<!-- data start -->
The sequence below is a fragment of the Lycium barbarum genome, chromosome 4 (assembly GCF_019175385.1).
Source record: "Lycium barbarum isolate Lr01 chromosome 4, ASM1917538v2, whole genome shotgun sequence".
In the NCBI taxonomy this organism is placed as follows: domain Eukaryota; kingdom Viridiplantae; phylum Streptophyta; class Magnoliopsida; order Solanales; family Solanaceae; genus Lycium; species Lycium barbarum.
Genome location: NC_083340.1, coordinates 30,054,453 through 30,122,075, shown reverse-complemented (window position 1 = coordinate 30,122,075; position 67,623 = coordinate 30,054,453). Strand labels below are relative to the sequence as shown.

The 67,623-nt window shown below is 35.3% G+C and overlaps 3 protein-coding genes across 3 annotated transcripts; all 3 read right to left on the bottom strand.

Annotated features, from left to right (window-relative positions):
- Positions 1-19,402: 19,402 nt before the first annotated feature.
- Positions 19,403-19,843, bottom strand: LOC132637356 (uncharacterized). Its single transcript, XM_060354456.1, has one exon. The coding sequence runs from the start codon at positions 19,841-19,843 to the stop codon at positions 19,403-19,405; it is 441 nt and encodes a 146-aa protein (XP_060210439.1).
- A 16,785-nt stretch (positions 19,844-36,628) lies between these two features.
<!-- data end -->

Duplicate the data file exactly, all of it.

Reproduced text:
The sequence below is a fragment of the Lycium barbarum genome, chromosome 4 (assembly GCF_019175385.1).
Source record: "Lycium barbarum isolate Lr01 chromosome 4, ASM1917538v2, whole genome shotgun sequence".
In the NCBI taxonomy this organism is placed as follows: domain Eukaryota; kingdom Viridiplantae; phylum Streptophyta; class Magnoliopsida; order Solanales; family Solanaceae; genus Lycium; species Lycium barbarum.
Genome location: NC_083340.1, coordinates 30,054,453 through 30,122,075, shown reverse-complemented (window position 1 = coordinate 30,122,075; position 67,623 = coordinate 30,054,453). Strand labels below are relative to the sequence as shown.

The 67,623-nt window shown below is 35.3% G+C and overlaps 3 protein-coding genes across 3 annotated transcripts; all 3 read right to left on the bottom strand.

Annotated features, from left to right (window-relative positions):
- Positions 1-19,402: 19,402 nt before the first annotated feature.
- Positions 19,403-19,843, bottom strand: LOC132637356 (uncharacterized). Its single transcript, XM_060354456.1, has one exon. The coding sequence runs from the start codon at positions 19,841-19,843 to the stop codon at positions 19,403-19,405; it is 441 nt and encodes a 146-aa protein (XP_060210439.1).
- A 16,785-nt stretch (positions 19,844-36,628) lies between these two features.